MAINE, USA — With energy costs soaring and fuel supplies tightening, many Maine families are concerned about heating their homes this winter.
On Tuesday, the state of Maine was awarded $42.5 million through the U.S. Department of Health and Human Services’ Low Income Home Energy Assistance Program (LIHEAP), which provides funding to help low-income households pay their energy bills, Sen. Susan Collins, R-Maine, said in a release.
Last year, more than 30,000 Maine households benefitted from LIHEAP, according to Collins.
The Energy Department projects heating bills will jump 28% this winter for those who rely on natural gas, used by nearly half of U.S. households for heat. Heating oil is projected to be 27% higher and electricity 10% higher, the agency said.
Collins and Sen. Jack Reed, D-Rhode Island, led efforts to include $4 billion for LIHEAP in the fiscal year 2022 appropriations package that was signed into law earlier this year. In the release Tuesday, Collins said she was pleased President Joe Biden's administration distributed the funds as quickly as possible.
"With the average price of home heating oil currently a staggering $5.42 per gallon, it is going to be extraordinarily challenging for many Maine families to stay warm this winter,” Collins said. “Given the sharp increase in energy prices this year, this funding will be essential to helping ensure that low-income families and seniors do not have to make the impossible choice between paying for heat and paying for food or medicine."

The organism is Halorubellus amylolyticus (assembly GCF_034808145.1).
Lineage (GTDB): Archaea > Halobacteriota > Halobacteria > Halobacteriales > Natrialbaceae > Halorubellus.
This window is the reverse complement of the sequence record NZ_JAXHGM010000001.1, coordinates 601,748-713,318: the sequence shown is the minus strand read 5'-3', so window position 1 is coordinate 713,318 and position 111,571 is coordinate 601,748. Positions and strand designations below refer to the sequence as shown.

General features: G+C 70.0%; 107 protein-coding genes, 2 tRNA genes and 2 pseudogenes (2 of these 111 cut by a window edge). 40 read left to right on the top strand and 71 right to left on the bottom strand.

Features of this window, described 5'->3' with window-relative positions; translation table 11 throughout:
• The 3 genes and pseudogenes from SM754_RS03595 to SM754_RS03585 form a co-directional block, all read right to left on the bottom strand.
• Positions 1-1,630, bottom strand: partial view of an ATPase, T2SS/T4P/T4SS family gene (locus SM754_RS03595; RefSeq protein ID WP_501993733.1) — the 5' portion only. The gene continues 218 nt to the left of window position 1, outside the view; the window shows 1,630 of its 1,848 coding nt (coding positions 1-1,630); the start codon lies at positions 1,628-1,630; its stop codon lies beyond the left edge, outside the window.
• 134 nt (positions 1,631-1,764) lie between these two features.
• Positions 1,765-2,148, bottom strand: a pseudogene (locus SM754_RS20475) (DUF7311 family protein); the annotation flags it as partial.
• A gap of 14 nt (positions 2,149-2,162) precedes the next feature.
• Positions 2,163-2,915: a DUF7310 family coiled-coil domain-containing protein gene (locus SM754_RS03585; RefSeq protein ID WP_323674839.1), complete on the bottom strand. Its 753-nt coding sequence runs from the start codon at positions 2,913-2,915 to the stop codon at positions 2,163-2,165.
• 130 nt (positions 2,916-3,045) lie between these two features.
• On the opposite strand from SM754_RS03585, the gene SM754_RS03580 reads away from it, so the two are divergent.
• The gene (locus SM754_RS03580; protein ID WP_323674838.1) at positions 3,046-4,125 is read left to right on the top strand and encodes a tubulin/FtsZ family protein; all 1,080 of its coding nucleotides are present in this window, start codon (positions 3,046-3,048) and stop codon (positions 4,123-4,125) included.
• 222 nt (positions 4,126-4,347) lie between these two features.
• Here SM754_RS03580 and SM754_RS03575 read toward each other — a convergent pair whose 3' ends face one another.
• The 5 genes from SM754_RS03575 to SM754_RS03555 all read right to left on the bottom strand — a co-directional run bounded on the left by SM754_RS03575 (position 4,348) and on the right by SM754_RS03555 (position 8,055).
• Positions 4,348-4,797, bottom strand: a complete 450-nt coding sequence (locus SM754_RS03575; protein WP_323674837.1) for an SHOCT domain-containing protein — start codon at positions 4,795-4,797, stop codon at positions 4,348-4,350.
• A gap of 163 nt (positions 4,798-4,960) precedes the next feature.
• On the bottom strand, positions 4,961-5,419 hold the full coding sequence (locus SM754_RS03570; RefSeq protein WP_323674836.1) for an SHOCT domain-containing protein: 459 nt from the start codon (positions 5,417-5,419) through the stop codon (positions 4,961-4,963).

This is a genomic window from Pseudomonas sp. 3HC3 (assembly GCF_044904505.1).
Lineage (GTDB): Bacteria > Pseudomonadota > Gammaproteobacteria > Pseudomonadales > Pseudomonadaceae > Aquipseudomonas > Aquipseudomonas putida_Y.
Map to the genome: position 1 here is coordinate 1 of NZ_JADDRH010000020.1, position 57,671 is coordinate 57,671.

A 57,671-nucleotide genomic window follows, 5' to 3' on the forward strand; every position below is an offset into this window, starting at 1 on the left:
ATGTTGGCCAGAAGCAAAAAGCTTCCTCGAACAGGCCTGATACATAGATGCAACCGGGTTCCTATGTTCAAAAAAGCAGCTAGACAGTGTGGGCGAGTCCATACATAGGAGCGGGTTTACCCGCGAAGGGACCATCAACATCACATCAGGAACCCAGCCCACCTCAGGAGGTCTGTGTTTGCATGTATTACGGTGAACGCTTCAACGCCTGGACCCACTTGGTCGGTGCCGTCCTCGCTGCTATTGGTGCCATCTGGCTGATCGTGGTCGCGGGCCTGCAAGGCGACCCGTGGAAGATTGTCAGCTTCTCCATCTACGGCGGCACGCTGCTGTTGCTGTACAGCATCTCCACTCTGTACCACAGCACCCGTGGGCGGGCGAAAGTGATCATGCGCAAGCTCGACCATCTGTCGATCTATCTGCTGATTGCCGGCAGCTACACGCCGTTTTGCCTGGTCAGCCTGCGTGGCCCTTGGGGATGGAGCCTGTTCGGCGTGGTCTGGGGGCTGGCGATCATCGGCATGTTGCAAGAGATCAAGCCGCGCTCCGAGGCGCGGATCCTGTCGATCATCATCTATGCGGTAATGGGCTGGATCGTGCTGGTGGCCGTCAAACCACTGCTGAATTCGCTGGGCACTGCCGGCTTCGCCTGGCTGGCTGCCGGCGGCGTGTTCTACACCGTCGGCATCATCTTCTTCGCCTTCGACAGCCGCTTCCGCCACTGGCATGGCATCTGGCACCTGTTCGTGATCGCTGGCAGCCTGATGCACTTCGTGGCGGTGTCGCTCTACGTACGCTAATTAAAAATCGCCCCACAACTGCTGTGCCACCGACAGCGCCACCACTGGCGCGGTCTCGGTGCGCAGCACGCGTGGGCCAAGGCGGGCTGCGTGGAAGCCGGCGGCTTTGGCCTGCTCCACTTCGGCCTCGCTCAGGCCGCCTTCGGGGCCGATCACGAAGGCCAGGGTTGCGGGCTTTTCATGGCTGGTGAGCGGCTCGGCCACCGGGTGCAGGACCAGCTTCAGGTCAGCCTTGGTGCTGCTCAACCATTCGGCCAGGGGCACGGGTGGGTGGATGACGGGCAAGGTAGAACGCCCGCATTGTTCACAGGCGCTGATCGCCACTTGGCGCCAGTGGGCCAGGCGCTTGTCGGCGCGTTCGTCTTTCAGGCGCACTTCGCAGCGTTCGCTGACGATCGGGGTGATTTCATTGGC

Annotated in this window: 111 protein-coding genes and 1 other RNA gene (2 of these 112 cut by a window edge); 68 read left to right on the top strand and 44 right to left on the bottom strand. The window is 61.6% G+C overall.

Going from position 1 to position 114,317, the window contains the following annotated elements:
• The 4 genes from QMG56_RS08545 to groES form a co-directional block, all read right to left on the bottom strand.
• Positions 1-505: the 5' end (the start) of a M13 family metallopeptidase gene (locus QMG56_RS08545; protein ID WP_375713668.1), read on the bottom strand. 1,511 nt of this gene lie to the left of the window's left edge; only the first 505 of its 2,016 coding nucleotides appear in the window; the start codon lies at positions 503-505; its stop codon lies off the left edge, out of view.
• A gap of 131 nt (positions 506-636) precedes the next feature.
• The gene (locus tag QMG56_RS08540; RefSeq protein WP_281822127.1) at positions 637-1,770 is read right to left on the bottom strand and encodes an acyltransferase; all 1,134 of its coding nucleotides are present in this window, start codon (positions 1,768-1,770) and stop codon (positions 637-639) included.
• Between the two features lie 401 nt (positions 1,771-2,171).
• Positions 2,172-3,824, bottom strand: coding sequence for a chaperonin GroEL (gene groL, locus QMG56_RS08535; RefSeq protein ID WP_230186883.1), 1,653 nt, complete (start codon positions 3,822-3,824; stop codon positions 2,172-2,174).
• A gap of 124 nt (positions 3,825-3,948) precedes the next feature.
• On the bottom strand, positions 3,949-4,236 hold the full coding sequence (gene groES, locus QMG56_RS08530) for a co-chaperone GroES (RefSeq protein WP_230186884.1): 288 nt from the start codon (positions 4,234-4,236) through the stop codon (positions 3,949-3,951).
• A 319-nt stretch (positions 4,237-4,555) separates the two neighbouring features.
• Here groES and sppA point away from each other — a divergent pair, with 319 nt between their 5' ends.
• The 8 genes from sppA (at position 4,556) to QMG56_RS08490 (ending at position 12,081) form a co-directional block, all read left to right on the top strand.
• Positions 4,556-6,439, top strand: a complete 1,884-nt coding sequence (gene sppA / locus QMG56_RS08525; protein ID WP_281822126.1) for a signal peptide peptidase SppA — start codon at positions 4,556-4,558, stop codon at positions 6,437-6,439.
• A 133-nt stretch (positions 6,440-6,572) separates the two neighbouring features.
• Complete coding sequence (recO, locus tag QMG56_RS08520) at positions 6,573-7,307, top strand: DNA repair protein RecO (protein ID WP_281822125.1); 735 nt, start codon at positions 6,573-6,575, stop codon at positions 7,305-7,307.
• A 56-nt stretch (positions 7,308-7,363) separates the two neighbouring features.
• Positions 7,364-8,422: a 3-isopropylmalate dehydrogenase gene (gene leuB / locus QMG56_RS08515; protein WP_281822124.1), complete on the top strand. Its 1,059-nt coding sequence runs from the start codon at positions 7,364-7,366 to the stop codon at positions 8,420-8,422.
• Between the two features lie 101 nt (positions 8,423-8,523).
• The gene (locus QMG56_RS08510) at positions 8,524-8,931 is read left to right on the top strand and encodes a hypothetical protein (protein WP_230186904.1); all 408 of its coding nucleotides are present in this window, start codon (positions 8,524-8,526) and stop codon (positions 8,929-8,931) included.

LIHEAP is a federally funded program that helps low-income households with their home energy bills by providing payment and/or energy crisis assistance to pay for heating oil, gas, electric, and other methods customers use to heat their homes. Eligibility for LIHEAP is based on income, family size, and the availability of resources.
For information on how to apply, click here.
A number of factors are converging to create a bleak situation: Global energy consumption has rebounded from the start of the pandemic, and supply was barely keeping pace before the war in Ukraine further reduced supplies.
In the town of Jay, Aaron Raymo saw the writing on the wall and began stocking up on heating oil in 5-gallon increments over the summer as costs crept upward. He filled a container with heating oil as he could afford it, usually on paydays, and used a heating assistance program to top off his 275-gallon oil tank with the arrival of colder weather.
His family is trying to avoid being forced into a difficult decision — choosing between food or heating their home.
“It’s a hard one,” he told the Associated Press. “What are you going to choose for food, or what amount of fuel oil are you going to choose to stay warm?”
Some are seeking help who've never done so in the past. In Auburn, 72-year-old Mario Zullo said he worked all his life and never asked for help until last year when he received heating assistance last year. The program helped upgrade his heating.
“It came to us at a time when we needed it the most,” Zullo said.
Mark Wolfe, executive director of NEADA, said he fears the federally funded program won't be enough because of the high cost of energy and continued instability in energy markets. It could be even worse if the winter is especially cold, he said.
“The crisis is coming,” he said. “There’s a lot of uncertainty and factors in play that could drive these prices higher.”
Maine has the nation’s oldest population, and it’s the most reliant on heating oil, creating a double whammy.
“People are scared. They’re worried. They’re frustrated," Lisa McGee, who coordinates the heating aid program for Community Concepts Inc. in Lewiston, said. “There’s more anxiety this year.”